CMS has raised the payment level for new technology in 2020. Now, here's what you need to know.
This article appears in the January/February 2020 edition of HealthLeaders magazine.
Editor's note: This article has been adapted from the HCPro Revenue Cycle Advisor's "Note from the instructor—New Technology and Price Transparency."
Are you getting all the CMS payment you can get for new technologies? Experience underscores that the answer is likely no. So, what are hospitals to do?
First, you must check if you furnish any of the 18 technologies that qualify in FY 2020 for add-on payments and understand the potential for payment beyond the fully adjusted MS-DRG. Achieving any add-on payment is first and foremost contingent on using the correct ICD-10-PCS code on the claim. It is important to build a process to ensure correct codes.
Achieving the maximum add-on payment available is dependent on the hospital's pricing policy for the technology. CMS updated the formula for FY 2020 by upping the maximum available from 50% of the cost of the technology to 65%. For certain antimicrobial-resistant drugs, the maximum is 75% of the cost of the technology.
Let's assume a patient case groups to MS-DRG 913 for Traumatic Injury with MCC with a national unadjusted payment of $9,082 and that the hospital's charges, including the blood thinner reversal agent AndexXa® with a usual drug markup of 110%, total $67,012. CMS will multiply the total charges of $67,012 by the example hospital's overall cost-to-charge ratio (CCR) of 0.25 to calculate an estimated cost of $16,753. CMS will then subtract the MS-DRG payment of $9,082 and pay up to 65% of the residual cost, up to the maximum of $18,281.
The add-on payment in this example would be $4,986—well below the published maximum. If the hospital had marked up the technology based on their CCR, the total charges would be $109,198 times 0.25 less the MS-DRG times 65% for an add-on payment of $18,218—just shy of the cap of $18,281.
It is reasonable for hospitals to adjust their markup policies while items have CMS' new technology or outpatient OPPS pass-through payment status, which lasts three years. Once expired, the markup can revert back to the usual practice. CMS states in the 2006 OPPS final rule (70 Federal Register 68654):
We believe that hospitals have the ability to set charges for items properly so that charges converted to costs can appropriately account fully for their acquisition and overhead costs …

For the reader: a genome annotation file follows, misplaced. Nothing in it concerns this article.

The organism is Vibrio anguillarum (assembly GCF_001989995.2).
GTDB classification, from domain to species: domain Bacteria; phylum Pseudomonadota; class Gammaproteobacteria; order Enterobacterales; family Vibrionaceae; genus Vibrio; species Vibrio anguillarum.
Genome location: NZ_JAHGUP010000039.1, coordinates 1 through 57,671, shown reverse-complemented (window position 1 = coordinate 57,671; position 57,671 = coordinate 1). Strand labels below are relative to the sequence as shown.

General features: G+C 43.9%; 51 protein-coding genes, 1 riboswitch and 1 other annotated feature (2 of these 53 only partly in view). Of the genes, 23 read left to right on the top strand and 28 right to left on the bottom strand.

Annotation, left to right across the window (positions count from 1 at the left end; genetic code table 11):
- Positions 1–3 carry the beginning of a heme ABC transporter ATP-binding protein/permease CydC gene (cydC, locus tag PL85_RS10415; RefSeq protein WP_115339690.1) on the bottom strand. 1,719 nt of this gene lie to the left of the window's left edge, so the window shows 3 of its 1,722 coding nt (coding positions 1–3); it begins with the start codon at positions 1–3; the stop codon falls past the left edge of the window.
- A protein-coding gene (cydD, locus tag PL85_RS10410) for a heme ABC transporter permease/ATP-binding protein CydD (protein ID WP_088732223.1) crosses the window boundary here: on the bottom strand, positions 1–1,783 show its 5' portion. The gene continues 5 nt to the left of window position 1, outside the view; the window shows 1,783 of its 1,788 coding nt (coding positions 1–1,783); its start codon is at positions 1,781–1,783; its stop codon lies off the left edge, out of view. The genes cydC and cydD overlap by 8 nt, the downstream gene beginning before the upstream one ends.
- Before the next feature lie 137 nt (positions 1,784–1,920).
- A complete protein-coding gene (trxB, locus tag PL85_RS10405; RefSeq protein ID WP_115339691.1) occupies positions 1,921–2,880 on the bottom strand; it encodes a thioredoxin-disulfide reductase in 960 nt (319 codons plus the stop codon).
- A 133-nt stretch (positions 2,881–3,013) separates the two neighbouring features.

In the Provider Reimbursement Manual Part 1, Section 2202.4, Charges, CMS defines charges by writing:
Charges refer to the rates established by the provider for services rendered. Charges should be related consistently to the costs of the services and uniformly applied to all patients whether inpatients or outpatients. All patients' charges used in the development of apportionment ratios should be recorded at the gross value: i.e., charges before the application of allowances and discounts deductions.
CMS acknowledges paying hospitals much less than anticipated for such technologies over the last two decades. In today's environment of price transparency, hospitals may be afraid of receiving bad press if their prices for high-cost new technologies are perceived as distorted. Hospitals should price new technologies using their acquisition cost divided by their overall CCR.
Hospitals can make a discount prior to billing commercial insurances pursuant to the Section 2202.4 citation above, so negotiated payer contract pricing is not an excuse to price the technology less than necessary for appropriate payment.
The rationale for a CCR-based price is that it comports with CMS' formula and prevents cost shifting from Medicare to other payers, especially since Medicare will not even pay for the acquisition cost of the technologies. So, hospitals should investigate their pricing policies for new technologies to ensure they aren't leaving money on the table!
Valerie Rinkle, MPA, is a regulatory specialist for HCPro, a division of Simplify Compliance.